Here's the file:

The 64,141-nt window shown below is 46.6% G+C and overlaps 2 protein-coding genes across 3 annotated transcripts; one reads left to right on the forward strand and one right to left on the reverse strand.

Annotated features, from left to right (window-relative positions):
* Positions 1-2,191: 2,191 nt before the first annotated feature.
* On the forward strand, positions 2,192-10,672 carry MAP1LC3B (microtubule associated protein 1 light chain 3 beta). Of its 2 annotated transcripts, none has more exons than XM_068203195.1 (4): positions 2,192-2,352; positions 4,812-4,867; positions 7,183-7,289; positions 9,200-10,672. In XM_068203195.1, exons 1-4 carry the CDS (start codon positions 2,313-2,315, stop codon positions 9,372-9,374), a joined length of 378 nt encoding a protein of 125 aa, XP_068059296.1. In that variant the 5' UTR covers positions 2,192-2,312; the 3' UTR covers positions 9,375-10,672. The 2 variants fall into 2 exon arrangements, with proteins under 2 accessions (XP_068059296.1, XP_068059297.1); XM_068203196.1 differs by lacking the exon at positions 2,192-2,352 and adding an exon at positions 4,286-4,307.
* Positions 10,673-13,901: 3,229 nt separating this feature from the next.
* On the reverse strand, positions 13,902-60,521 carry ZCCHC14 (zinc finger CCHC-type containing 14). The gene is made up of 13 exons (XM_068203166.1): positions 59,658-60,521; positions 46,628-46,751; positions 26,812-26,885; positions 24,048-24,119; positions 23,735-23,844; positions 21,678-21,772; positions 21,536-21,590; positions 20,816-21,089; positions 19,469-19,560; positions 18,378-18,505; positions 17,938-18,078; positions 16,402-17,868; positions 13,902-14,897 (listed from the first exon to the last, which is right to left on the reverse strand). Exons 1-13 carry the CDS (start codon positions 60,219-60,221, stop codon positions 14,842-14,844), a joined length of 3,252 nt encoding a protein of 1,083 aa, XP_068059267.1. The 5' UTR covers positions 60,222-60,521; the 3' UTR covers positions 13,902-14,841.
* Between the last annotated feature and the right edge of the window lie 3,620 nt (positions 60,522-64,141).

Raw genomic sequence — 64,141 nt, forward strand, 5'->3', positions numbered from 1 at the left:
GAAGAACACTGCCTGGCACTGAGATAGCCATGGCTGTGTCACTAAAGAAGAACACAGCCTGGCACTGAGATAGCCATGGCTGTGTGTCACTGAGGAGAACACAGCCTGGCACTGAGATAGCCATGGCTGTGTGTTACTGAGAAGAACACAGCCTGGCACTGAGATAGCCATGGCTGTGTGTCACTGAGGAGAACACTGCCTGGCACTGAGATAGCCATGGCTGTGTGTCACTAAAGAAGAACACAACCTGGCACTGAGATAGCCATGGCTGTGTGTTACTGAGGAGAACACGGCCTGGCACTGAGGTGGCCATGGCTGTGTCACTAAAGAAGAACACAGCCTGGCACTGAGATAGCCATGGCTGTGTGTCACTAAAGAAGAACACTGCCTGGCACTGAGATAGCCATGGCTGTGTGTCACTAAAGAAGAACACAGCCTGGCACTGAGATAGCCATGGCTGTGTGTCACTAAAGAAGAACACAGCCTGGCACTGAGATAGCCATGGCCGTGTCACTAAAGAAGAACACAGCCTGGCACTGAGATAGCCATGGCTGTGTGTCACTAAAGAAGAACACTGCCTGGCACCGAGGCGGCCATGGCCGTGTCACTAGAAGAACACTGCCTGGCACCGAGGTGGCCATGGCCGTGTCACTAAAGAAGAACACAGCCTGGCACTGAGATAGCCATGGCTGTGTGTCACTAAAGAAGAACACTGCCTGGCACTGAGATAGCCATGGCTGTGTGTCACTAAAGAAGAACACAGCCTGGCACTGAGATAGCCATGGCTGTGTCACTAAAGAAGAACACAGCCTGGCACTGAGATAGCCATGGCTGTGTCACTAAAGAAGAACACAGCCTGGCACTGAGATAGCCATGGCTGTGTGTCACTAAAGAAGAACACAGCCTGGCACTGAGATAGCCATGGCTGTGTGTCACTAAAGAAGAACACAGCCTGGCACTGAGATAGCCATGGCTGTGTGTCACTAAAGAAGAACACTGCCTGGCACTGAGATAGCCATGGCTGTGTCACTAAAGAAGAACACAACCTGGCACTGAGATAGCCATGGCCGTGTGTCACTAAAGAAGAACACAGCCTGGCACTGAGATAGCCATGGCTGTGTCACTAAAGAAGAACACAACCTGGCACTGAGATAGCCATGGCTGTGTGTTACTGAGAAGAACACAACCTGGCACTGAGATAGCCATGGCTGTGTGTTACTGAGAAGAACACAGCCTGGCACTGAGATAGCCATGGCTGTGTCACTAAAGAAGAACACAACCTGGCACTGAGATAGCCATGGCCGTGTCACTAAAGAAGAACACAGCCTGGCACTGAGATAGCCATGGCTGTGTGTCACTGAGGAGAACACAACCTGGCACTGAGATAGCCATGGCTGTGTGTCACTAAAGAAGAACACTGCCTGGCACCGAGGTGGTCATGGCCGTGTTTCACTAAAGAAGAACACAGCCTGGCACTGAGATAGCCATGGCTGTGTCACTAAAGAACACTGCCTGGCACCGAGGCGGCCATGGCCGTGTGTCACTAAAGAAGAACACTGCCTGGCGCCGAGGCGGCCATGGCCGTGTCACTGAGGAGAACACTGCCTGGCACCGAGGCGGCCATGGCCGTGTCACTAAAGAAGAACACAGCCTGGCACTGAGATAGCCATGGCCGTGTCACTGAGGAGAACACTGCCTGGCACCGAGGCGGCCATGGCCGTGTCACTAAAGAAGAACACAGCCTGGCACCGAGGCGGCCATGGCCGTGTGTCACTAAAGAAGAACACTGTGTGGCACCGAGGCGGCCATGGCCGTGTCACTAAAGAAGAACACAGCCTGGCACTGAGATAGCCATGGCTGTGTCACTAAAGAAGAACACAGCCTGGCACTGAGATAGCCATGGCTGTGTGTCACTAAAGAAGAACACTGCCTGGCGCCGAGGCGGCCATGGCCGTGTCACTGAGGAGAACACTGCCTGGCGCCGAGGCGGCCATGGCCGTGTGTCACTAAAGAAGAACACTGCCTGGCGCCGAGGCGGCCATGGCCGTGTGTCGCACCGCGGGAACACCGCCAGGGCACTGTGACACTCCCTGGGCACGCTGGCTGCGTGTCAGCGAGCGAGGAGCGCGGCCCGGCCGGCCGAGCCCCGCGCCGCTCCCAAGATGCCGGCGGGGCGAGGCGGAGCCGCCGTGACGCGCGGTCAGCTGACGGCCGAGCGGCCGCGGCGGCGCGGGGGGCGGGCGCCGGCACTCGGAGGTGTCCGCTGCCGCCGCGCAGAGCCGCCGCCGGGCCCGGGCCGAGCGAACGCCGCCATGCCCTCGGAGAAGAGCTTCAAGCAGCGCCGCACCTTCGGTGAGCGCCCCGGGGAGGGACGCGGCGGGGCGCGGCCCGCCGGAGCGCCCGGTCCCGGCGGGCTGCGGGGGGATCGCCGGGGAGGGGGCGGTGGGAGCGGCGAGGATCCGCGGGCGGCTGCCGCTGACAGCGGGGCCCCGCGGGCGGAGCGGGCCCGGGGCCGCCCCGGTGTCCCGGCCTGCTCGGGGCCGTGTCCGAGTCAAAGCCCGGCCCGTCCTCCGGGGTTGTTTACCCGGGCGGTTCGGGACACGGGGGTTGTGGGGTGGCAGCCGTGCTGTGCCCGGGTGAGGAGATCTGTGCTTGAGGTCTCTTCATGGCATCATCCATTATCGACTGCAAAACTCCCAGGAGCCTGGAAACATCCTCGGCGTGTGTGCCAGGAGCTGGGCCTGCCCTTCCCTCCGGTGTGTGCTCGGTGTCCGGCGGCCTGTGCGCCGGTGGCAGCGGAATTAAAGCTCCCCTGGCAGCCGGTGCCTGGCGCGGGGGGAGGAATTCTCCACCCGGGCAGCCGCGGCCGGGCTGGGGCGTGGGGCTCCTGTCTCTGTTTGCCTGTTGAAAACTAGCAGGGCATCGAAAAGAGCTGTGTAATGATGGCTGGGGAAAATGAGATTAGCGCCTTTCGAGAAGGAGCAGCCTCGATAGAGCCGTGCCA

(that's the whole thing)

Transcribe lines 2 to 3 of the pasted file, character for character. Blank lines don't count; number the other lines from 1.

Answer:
Annotated features, from left to right (window-relative positions):
* Positions 1-2,191: 2,191 nt before the first annotated feature.